LOS ANGELES – Gina Rodriguez wasn't done shedding tears. Two days after winning the Golden Globe for best actress in a TV comedy, she was still caught up in the moment.

"I was like, 'Don't trip!' " Rodriguez said on the set of "Jane the Virgin," remembering when her name was called out over such heavyweights as Julia Louis-Dreyfus. "I was like, 'Thank you, God; thank you, God; don't trip; don't forget anybody's name. Was that Oprah? That was Oprah! Oh, my God!' "

Rodriguez isn't the only person of color crying out for joy these days. While Oscar voters may have taken a step backward with an all-white slate of acting nominees, the TV landscape has never been more diverse.

As networks struggle to keep up with cable and streaming video, they are reaching out to groups they once ignored — and the ratings prove they're doing the right thing.

The same day as Rodriguez's victory, the CW network announced a second season of "Jane," which features an almost entirely Latino cast. African-American producer Shonda Rhimes oversees three Thursday-night dramas — "Grey's Anatomy," "Scandal," and "How to Get Away With Murder" — two of which are headlined by black women.

"Empire," a new Fox soap about a black family struggling for power in the music industry, attracts more than 11 million viewers a week, steadily growing its fan base over the course of its first four episodes, a rare accomplishment in network TV.

ABC's "Black-ish," starring Anthony Anderson as an ad executive desperate to have his kids appreciate their African-American roots, retains much of the audience that tunes in for its lead-in show, "Modern Family" — a sign that the network may have finally found the right companion piece for its signature hit.

One of this winter's most promising new shows is another ABC series, "Fresh Off the Boat," the first network sitcom to put an Asian-American family front and center since Margaret Cho's "All-American Girl" two decades ago. A "Wonder Years"-like sitcom set in the mid-'90s about a Taiwanese family adjusting to life in Orlando, Fla., it will premiere Feb. 10.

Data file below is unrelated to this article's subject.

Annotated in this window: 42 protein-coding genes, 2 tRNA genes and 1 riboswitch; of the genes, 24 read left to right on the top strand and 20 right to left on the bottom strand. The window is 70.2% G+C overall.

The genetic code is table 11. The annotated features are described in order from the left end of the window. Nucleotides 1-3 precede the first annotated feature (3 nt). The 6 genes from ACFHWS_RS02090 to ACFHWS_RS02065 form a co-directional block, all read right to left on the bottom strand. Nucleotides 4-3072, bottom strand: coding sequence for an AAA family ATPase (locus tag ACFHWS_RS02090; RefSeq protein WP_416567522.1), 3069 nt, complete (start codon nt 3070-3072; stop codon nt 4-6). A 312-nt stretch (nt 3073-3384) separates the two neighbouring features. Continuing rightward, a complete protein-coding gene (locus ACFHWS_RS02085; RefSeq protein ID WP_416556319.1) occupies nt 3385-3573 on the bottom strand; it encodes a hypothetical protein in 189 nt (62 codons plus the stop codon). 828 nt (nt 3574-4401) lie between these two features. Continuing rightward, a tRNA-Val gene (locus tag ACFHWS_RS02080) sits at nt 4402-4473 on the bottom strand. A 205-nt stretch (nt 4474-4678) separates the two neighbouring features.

"When you walk down the hallways of ABC and look at the photos [of the stars], it's completely different than it was five years ago," said Jake Kasdan, one of "Boat's" executive producers. "ABC truly has put on the most diverse prime-time lineup ever."

That's no coincidence.

The color of money

"Look, Hollywood is often ahead of the curve and often behind the curve," said ABC Entertainment President Paul Lee, who must be well aware that the U.S. Census Bureau predicts that, by 2043, whites will no longer be the majority in this country.

The U.S. Hispanic and Asian populations grew 43 percent from 2000 to 2010. Spanish-language channels Univision and Telemundo are now competitive with the Big Four networks in the 18-to-49 demographic.

"It's wonderful to see us reflecting the country now," said Lee. "We're trying to tell authentic, specific stories that reflect our audience."

Oscar nominee Taraji P. Henson, who plays a master manipulator in "Empire," is more blunt in her assessment of the tidal change.

"People are seeing that shows with people of color can make money," she said. "When things make money, people get interested."

For years, networks aimed to placate minority groups by sticking actors of color in stereotypical, secondary roles — the Latina sexpot (Sofia Vergara in "Modern Family"), the supportive spouse (Joy Bryant in "Parenthood"), the wacky roommates (Lamorne Morris and Damon Wayans Jr. in "New Girl").

"For the past several years as an actress, I have felt like shows are willing to cast Asians, but always in the third or fourth position," said "Fresh Off the Boat" star Constance Wu, who plays a tightwad mother. "Hopefully, if we're successful, there will be more opportunities for Asians to be the lead."

One of the best sitcoms these days is also one of the most diverse. "Brooklyn Nine-Nine" features a police squad in which four of its nine primary members are people of color.